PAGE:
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Sound: ****1/2
Value: *****1/2
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By far, the biggest potential for improvement in headphone sound comes not from new driver materials, new amplification technology, or tweaking by some grand master of audio, but from digital signal processing, or DSP. DSP can make headphones sound almost any way you want—or adapt the sound of headphones to your specific needs and situation. This is exactly what Yamaha is doing with the YH-E700A headphones ($349.95, all prices USD).

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I’m surprised that Emotiva didn’t get into the headphone business a long time ago, considering it’s in so many other areas of the audio business. But I’m not surprised that the Airmotiv GR1 headphones ($299, all prices USD) represent a somewhat fresh approach, because Emotiva’s always been fairly aggressive about moving into new technologies.

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The Master & Dynamic MH40s bring me back to 2014—a very different era in headphone history. Beats by Dre was at the zenith of its popularity, and it seemed every new brand sought to copy Beats’ original formula of fashion-forward looks and bass-heavy sound. So when I saw the retro/steampunk design of the first Master & Dynamic headphones, I assumed they would suck. But they turned out to be among the best in their price range at the time. I feel remiss in never having reviewed the brand’s more recent products for SoundStage! Solo, but better late than never.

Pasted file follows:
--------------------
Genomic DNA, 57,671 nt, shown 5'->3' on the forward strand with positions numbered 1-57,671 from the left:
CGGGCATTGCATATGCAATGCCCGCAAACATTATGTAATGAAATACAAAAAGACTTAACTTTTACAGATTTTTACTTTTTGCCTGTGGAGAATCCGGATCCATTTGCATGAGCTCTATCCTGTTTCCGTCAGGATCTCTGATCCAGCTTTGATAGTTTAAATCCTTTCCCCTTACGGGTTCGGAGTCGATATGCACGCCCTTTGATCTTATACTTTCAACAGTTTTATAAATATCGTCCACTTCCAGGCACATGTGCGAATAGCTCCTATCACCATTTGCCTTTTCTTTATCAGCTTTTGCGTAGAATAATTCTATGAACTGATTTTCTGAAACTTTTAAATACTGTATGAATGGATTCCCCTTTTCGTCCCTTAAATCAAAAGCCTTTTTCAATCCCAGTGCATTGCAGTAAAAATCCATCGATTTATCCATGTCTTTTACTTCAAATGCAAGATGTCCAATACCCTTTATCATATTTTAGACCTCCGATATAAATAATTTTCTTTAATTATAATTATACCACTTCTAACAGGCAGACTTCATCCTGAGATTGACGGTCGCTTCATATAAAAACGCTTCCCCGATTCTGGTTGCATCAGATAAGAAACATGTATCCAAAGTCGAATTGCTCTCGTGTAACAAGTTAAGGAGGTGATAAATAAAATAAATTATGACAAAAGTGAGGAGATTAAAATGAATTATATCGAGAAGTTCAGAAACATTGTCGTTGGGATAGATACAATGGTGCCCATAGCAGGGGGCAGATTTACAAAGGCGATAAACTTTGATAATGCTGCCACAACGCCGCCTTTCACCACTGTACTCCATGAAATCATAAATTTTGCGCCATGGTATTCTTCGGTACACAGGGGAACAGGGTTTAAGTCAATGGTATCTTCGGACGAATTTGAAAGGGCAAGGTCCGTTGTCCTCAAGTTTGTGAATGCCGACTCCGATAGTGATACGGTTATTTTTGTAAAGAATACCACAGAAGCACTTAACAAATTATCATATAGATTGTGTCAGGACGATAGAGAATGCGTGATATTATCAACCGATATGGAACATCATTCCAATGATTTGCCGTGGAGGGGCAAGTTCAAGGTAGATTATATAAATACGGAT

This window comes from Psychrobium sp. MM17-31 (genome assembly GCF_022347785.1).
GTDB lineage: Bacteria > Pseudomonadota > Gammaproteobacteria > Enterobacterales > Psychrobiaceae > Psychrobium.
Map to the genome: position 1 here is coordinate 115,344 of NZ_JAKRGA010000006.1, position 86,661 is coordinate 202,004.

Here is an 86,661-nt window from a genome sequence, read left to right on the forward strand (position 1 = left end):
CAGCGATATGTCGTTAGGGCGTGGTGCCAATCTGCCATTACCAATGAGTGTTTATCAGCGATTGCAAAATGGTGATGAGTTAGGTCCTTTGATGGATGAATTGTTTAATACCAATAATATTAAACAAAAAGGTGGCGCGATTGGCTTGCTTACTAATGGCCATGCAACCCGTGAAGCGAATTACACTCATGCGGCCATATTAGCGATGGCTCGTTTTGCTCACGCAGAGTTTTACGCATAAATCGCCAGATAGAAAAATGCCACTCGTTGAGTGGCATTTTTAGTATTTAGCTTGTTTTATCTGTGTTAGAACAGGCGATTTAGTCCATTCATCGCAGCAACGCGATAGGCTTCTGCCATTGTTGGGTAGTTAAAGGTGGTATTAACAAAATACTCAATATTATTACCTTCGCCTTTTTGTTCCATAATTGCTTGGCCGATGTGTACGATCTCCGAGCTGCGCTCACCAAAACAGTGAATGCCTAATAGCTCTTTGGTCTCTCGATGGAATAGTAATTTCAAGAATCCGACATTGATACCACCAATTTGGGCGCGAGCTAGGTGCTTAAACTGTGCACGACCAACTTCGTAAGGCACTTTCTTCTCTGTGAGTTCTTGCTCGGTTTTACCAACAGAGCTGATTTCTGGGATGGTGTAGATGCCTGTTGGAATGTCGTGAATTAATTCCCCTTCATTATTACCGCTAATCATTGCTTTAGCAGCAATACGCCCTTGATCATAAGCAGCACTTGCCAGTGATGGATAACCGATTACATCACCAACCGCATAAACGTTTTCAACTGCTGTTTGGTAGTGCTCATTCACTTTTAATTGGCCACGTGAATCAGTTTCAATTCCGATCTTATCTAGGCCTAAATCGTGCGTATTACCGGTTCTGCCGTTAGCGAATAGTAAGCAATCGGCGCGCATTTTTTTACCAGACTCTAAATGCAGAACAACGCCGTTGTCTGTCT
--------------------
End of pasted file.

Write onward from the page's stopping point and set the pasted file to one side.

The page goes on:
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It seems like a new—or at least unfamiliar to me—headphone brand pops up daily in my Facebook feed. A lot of them pitch me headphones to review, but most of those are cheap, true wireless models or $50-ish, plasticky over-ears with lame noise canceling. But when I got an e-mail from Calyx—a brand I’d never dealt with, known primarily for portable music players, amps, and DACs—I was delighted to find they were pushing the Calyx H, a set of on-ear, passive headphones for $250 (all prices in USD). Seeing that the product was targeted at audio enthusiasts rather than bottom-feeding Amazon shoppers, I immediately agreed to a review, having not the vaguest idea of what I was about to hear.

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A few months ago, Beyerdynamic released third-generation models of its classic T-series headphones: the open-back T1 and the closed-back T5 (both $999 USD). I literally flipped a coin to decide which to review first, and the T5s won. To say I was impressed with the T5s would be like saying François Moutin is a good bass player. (More about him later.) I used to dislike high-end, closed-back headphones in general because too many of them had a boomy resonance that muddied the bass, but I’m finding that some of the most recent ones to cross my test bench—such as the T5 and the Dan Clark Æon RT Closed headphones—have been fully up to the performance of comparable open-back models. So let’s see if the T1s meet the T5s’ high standard.

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I bet most North American headphone enthusiasts would be shocked if they saw the Ultrasone booth at the High End show in Munich, Germany. Both times I’ve attended, Ultrasone had the biggest booth of any headphone manufacturer — yet while the brand is huge in Europe, it’s barely known in North America. So Ultrasone is usually off my radar, but when I saw the Performance 880 headphones ($499.99, all prices USD), and the snap-on Sirius Bluetooth adapter ($169.99), I immediately wanted to check them out. With headphone jacks rapidly vanishing from smartphones, the idea of an audiophile-grade headphone with Bluetooth capability is increasingly appealing.

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